L.A. Mayor Eric Garcetti, CEO of Union Rescue Mission Andy Bales ('78) and President Barry H. Corey.

President Barry H. Corey gave the keynote address at the 46th annual Los Angeles Mayor’s Prayer Breakfast on Feb. 23, delivering a call to Christian compassion and service.

“For generations, Christians were feeding the poor, educating the illiterate, subverting racism, sheltering the homeless and caring for the marginalized,” Corey said. “This is the mark I want to see in this generation, and that’s why I am at Biola.”

The prayer breakfast included several regional leaders, including Los Angeles Mayor Eric Garcetti, representatives from the Los Angeles County Sheri ’s Department and leaders from Faithful Central Bible Church in Inglewood, Calif. The gathering was co-hosted by Biola’s Crowell School of Business and Union Rescue Mission (URM), led by Biola alumnus and CEO of URM Andy Bales (’78).

In Corey’s keynote address, he focused on the importance of kind- ness in today’s society. He shared his passion for helping others and the importance of future generations creating positive change in local communities.

“Jesus saves. These two words must be at the heart of our calling to this city,” Corey said. “We are called to be a repairer of the breach, Isaiah says, a restorer of broken walls. A redemptive voice for that which is broken. And we do this not with a bullhorn, but with a towel and basin.”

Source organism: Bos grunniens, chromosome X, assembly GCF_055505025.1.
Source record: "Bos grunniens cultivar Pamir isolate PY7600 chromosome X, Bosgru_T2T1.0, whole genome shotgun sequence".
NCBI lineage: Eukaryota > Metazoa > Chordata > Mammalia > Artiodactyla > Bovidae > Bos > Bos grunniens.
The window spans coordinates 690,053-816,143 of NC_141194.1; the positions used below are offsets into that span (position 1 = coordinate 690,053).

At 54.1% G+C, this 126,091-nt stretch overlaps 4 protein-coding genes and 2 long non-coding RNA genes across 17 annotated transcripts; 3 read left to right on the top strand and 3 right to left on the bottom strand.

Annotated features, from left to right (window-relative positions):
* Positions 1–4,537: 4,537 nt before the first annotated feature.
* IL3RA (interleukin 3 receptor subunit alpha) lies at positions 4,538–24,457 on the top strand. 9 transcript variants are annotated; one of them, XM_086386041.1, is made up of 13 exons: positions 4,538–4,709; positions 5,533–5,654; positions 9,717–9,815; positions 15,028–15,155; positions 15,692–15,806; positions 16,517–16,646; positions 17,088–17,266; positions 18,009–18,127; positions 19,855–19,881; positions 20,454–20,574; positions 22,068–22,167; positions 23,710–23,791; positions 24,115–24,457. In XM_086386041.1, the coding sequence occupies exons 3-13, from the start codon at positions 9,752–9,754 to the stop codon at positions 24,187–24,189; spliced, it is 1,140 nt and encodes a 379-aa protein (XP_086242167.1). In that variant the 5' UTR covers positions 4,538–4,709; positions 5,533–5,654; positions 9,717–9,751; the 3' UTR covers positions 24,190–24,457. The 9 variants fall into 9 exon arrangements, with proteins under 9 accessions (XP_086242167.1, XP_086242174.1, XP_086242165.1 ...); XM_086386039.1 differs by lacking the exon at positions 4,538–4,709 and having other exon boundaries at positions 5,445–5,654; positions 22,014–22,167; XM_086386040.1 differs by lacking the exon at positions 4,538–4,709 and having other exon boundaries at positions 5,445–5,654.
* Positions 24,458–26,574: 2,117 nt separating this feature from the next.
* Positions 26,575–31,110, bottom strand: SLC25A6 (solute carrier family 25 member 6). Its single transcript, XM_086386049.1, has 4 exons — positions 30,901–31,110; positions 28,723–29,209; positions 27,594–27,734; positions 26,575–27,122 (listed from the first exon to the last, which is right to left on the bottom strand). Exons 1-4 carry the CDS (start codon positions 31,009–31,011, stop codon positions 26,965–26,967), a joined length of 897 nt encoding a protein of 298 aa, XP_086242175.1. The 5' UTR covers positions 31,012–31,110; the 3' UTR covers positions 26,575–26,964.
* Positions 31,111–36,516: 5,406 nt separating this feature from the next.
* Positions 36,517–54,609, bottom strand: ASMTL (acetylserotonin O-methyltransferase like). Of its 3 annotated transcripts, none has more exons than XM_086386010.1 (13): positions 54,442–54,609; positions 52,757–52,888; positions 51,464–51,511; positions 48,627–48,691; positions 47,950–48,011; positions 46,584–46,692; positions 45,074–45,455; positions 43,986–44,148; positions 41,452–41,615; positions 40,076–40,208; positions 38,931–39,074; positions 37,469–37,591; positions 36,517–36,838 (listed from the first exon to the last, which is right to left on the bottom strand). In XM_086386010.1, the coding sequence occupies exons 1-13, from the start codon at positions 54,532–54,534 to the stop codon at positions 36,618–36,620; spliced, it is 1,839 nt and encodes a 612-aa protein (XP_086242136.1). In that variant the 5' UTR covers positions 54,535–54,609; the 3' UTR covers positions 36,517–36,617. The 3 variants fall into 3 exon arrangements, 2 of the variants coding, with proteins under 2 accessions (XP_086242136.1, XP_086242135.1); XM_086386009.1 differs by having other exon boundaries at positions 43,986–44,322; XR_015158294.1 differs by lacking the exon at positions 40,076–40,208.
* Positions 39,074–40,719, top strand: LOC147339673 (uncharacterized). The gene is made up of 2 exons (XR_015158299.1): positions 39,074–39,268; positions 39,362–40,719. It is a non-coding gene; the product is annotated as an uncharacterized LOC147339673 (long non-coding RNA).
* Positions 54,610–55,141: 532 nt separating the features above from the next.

Biola’s roots in Los Angeles extend back to 1908, when it was founded to educate and equip men and women to impact society at home and abroad with the truth of the gospel. One of Biola’s founders, Lyman Stewart, also founded Union Rescue Mission in 1891. The organization strives to provide a safe place for the homeless in Los Angeles and is now one of the largest rescue missions in the United States.

“Since Biola University’s founding by Lyman Stewart in downtown Los Angeles in 1908, prayer for the flourishing of this city and its leaders has been central to our mission,” said Gary Lindblad, dean of the Crowell School of Business. “We are privileged to join again with L.A. civic, business and religious leaders to fellowship together, pray for our city and commit ourselves to redemptive action that benefits all Angelenos.”

The Crowell School of Business played an integral role in planning this year’s breakfast, spearheaded by Robert Harp, the school’s director of strategic initiatives. A team of students helped coordinate the event, including junior Brenna Ginter and senior Angel Ramirez Jr., who both led worship.